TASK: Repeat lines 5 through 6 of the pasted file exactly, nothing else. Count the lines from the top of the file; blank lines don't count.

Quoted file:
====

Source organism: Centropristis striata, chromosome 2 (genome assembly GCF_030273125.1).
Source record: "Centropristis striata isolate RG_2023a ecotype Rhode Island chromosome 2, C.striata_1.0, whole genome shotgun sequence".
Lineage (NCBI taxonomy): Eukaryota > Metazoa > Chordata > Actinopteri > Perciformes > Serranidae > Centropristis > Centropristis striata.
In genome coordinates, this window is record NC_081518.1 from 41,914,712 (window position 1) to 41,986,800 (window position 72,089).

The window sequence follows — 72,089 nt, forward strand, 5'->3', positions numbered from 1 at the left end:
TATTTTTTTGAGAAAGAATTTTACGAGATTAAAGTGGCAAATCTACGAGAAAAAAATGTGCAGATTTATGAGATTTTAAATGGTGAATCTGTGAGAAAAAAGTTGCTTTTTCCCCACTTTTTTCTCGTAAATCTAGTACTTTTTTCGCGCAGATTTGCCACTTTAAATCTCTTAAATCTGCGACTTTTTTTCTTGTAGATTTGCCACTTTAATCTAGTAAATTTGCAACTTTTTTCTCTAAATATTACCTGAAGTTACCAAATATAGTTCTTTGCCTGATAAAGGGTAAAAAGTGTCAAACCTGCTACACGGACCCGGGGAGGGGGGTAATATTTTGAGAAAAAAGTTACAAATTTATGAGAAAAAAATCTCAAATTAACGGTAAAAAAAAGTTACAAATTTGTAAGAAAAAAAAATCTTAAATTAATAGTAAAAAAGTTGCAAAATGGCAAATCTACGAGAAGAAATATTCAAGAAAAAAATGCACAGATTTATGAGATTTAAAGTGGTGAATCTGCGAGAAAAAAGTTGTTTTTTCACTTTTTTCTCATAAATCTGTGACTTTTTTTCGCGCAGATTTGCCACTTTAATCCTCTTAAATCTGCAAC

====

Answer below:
The window sequence follows — 72,089 nt, forward strand, 5'->3', positions numbered from 1 at the left end:
TATTTTTTTGAGAAAGAATTTTACGAGATTAAAGTGGCAAATCTACGAGAAAAAAATGTGCAGATTTATGAGATTTTAAATGGTGAATCTGTGAGAAAAAAGTTGCTTTTTCCCCACTTTTTTCTCGTAAATCTAGTACTTTTTTCGCGCAGATTTGCCACTTTAAATCTCTTAAATCTGCGACTTTTTTTCTTGTAGATTTGCCACTTTAATCTAGTAAATTTGCAACTTTTTTCTCTAAATATTACCTGAAGTTACCAAATATAGTTCTTTGCCTGATAAAGGGTAAAAAGTGTCAAACCTGCTACACGGACCCGGGGAGGGGGGTAATATTTTGAGAAAAAAGTTACAAATTTATGAGAAAAAAATCTCAAATTAACGGTAAAAAAAAGTTACAAATTTGTAAGAAAAAAAAATCTTAAATTAATAGTAAAAAAGTTGCAAAATGGCAAATCTACGAGAAGAAATATTCAAGAAAAAAATGCACAGATTTATGAGATTTAAAGTGGTGAATCTGCGAGAAAAAAGTTGTTTTTTCACTTTTTTCTCATAAATCTGTGACTTTTTTTCGCGCAGATTTGCCACTTTAATCCTCTTAAATCTGCAAC